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Omalizumab ?
Monoclonal antibody
Source umanized
Target IgE
CAS number 242138-07-4
ATC code R03DX05
PubChem  ?
DrugBank BTD00081
Chemical data
Formula C 6450H9916N1714O2023S38  
Mol. mass 145058.2 g/mol
Pharmacokinetic data
Bioavailability  ?
Metabolism  ?
Half life 26 days
Excretion  ?
Therapeutic considerations
Pregnancy cat. B
Legal status
Routes subcutaneous injection

Omalizumab (trade name Xolair, Genentech / Novartis) is a humanized antibody drug approved for patients with moderate-to-severe or severe allergic asthma, which is caused by hypersensitivity reactions to certain harmless environmental substances. Omalizumab's cost is high ($10,000 to $30,000 per year), as compared to other drugs used for asthma, and hence omalizumab is mainly prescribed for patients with severe, persistent asthma, which cannot be controlled even with high doses of corticosteroids. Like other protein and antibody drugs, omalizumab causes anaphylaxis (a life-threatening systemic allergic reaction) in 1 to 2 patients per 1,000.[1]

Omalizumab is a recombinant DNA-derived humanized IgG1k monoclonal antibody that selectively binds to human immunoglobulin E (IgE). IgE is commonly involved with allergies when present in high amounts in the body.



Tanox, a biopharmaceutical company based in Houston, Texas, started the anti-IgE program, created antibody drug candidates, and filed its first patent application on the anti-IgE therapeutic approach in 1987. In the next year, the company converted one candidate antibody to a chimeric antibody (which was later named CGP51,901 and further developed into a humanized antibody, TNX-901). The anti-IgE therapeutic concept was not well received in the early period of the program. In order to seek funding for the anti-IgE program, the two scientist founders of Tanox, Nancy T. Chang, Ph.D. and Tse Wen Chang, Ph.D., visited about 25 pharmaceutical and larger biotech companies in the U.S., Canada, Europe, Japan, and other countries to discuss collaboration throughout 1989. Representatives of Ciba-Geigy (which merged with Sandoz to form Novartis in 1996) thought the anti-IgE program scientifically interesting and executives from Tanox and Ciba-Geigy signed a collaborative agreement in 1990 to develop the anti-IgE program. In 1991-1995, scientists from Tanox and Ciba-Geigy ran a successful Phase I human clinical trial in Southampton, England and a Phase II trial in patients with severe allergic rhinitis in Texas on CGP51,901. In the meantime, representatives of Genentech announced in 1993 that it also had an anti-IgE development program. After a lengthy legal entanglement, Tanox, Novartis, and Genentech formed a tripartite partnership to jointly develop the anti-IgE program in 1996. Omalizumab became the drug of choice for further development, because it had a better developed manufacturing process than TNX-901. Omalizumab, trade-named Xolair, received approval by the U.S. Food and Drug Administration (FDA) in 2003 for treating patients 12 years and older with moderate-to-severe allergic asthma. It has also received approval in many other countries for treating patients 12 years and older with severe allergic asthma. Researchers are also developing Omalizumab for pediatric allergic asthma and several other major allergic diseases, including allergic rhinitis. Major trials have also taken place to evaluate the effects of omalizumab on enhancing the efficacy and safety of allergen-based desensitization immunotherapy.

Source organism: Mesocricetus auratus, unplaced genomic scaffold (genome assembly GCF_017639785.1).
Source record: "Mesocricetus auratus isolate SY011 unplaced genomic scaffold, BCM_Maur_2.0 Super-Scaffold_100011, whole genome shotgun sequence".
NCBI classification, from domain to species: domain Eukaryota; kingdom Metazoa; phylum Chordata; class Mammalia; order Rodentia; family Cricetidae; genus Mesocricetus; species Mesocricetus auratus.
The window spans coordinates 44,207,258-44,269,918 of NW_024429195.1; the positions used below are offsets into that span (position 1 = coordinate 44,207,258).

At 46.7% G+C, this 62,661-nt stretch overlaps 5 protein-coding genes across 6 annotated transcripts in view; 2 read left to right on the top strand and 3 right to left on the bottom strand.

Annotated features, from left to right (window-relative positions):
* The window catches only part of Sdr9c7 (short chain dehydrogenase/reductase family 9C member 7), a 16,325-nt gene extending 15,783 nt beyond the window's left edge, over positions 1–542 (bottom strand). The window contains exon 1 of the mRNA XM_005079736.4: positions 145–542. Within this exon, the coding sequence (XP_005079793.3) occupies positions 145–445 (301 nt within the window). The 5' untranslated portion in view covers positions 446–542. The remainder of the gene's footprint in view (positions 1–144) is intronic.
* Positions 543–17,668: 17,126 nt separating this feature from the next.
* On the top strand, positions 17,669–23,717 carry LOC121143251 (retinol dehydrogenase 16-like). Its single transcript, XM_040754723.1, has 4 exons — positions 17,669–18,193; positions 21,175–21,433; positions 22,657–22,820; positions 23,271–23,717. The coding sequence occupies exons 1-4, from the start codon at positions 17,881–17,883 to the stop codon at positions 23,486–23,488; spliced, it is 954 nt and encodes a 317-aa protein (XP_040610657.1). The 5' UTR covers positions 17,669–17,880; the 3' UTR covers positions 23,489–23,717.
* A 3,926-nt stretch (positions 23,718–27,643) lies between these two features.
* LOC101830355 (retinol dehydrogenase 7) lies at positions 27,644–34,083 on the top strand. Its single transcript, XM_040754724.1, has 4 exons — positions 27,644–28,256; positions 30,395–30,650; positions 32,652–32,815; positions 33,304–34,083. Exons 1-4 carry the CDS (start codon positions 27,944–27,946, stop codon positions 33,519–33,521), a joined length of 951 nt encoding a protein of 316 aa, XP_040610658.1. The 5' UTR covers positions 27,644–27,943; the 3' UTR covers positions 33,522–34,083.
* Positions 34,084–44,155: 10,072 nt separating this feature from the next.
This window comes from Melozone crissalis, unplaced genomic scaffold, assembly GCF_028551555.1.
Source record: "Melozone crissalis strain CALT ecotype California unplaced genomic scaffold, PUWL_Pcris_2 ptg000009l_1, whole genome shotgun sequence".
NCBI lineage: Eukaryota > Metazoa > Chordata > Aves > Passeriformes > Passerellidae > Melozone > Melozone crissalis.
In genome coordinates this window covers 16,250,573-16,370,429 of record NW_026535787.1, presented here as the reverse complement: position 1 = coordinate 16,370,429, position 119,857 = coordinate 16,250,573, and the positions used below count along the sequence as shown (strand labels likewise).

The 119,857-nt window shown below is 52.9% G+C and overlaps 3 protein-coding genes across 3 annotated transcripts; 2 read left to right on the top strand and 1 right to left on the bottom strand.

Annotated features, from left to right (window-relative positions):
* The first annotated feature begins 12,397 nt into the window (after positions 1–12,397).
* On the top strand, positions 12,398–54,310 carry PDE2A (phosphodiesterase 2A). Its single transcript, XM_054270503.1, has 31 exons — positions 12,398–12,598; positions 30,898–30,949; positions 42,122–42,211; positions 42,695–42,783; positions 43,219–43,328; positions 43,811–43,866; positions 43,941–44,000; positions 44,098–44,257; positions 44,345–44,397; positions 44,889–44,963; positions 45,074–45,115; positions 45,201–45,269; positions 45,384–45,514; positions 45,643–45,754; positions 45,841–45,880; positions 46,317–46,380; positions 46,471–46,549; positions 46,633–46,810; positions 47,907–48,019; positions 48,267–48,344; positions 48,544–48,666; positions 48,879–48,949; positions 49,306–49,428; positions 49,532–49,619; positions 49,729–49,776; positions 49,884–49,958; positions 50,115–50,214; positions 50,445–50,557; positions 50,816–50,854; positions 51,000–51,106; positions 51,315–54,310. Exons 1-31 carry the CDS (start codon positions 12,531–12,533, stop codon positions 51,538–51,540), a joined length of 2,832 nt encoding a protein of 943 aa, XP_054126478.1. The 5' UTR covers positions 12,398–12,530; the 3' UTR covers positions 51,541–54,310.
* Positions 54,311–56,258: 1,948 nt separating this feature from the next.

Mechanism of action